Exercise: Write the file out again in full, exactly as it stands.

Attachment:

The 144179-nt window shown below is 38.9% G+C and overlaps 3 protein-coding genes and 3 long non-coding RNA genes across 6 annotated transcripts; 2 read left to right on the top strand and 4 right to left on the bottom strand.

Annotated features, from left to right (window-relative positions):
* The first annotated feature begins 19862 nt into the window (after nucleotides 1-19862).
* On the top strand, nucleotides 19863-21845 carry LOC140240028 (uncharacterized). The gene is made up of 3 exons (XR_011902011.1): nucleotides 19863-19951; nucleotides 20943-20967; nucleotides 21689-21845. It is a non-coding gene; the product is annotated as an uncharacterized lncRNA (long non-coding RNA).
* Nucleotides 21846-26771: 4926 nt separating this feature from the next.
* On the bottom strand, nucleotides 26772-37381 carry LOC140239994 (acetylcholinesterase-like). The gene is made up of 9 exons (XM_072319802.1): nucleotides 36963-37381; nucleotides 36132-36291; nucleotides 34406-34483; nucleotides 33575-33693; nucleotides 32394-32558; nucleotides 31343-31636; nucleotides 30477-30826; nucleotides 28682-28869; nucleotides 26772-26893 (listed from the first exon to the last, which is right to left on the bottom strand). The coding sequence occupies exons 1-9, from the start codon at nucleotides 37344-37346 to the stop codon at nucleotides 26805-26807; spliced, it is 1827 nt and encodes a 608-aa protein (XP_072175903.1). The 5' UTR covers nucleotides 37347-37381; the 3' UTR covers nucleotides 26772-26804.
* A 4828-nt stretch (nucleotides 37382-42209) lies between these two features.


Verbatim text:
The 144179-nt window shown below is 38.9% G+C and overlaps 3 protein-coding genes and 3 long non-coding RNA genes across 6 annotated transcripts; 2 read left to right on the top strand and 4 right to left on the bottom strand.

Annotated features, from left to right (window-relative positions):
* The first annotated feature begins 19862 nt into the window (after nucleotides 1-19862).
* On the top strand, nucleotides 19863-21845 carry LOC140240028 (uncharacterized). The gene is made up of 3 exons (XR_011902011.1): nucleotides 19863-19951; nucleotides 20943-20967; nucleotides 21689-21845. It is a non-coding gene; the product is annotated as an uncharacterized lncRNA (long non-coding RNA).
* Nucleotides 21846-26771: 4926 nt separating this feature from the next.
* On the bottom strand, nucleotides 26772-37381 carry LOC140239994 (acetylcholinesterase-like). The gene is made up of 9 exons (XM_072319802.1): nucleotides 36963-37381; nucleotides 36132-36291; nucleotides 34406-34483; nucleotides 33575-33693; nucleotides 32394-32558; nucleotides 31343-31636; nucleotides 30477-30826; nucleotides 28682-28869; nucleotides 26772-26893 (listed from the first exon to the last, which is right to left on the bottom strand). The coding sequence occupies exons 1-9, from the start codon at nucleotides 37344-37346 to the stop codon at nucleotides 26805-26807; spliced, it is 1827 nt and encodes a 608-aa protein (XP_072175903.1). The 5' UTR covers nucleotides 37347-37381; the 3' UTR covers nucleotides 26772-26804.
* A 4828-nt stretch (nucleotides 37382-42209) lies between these two features.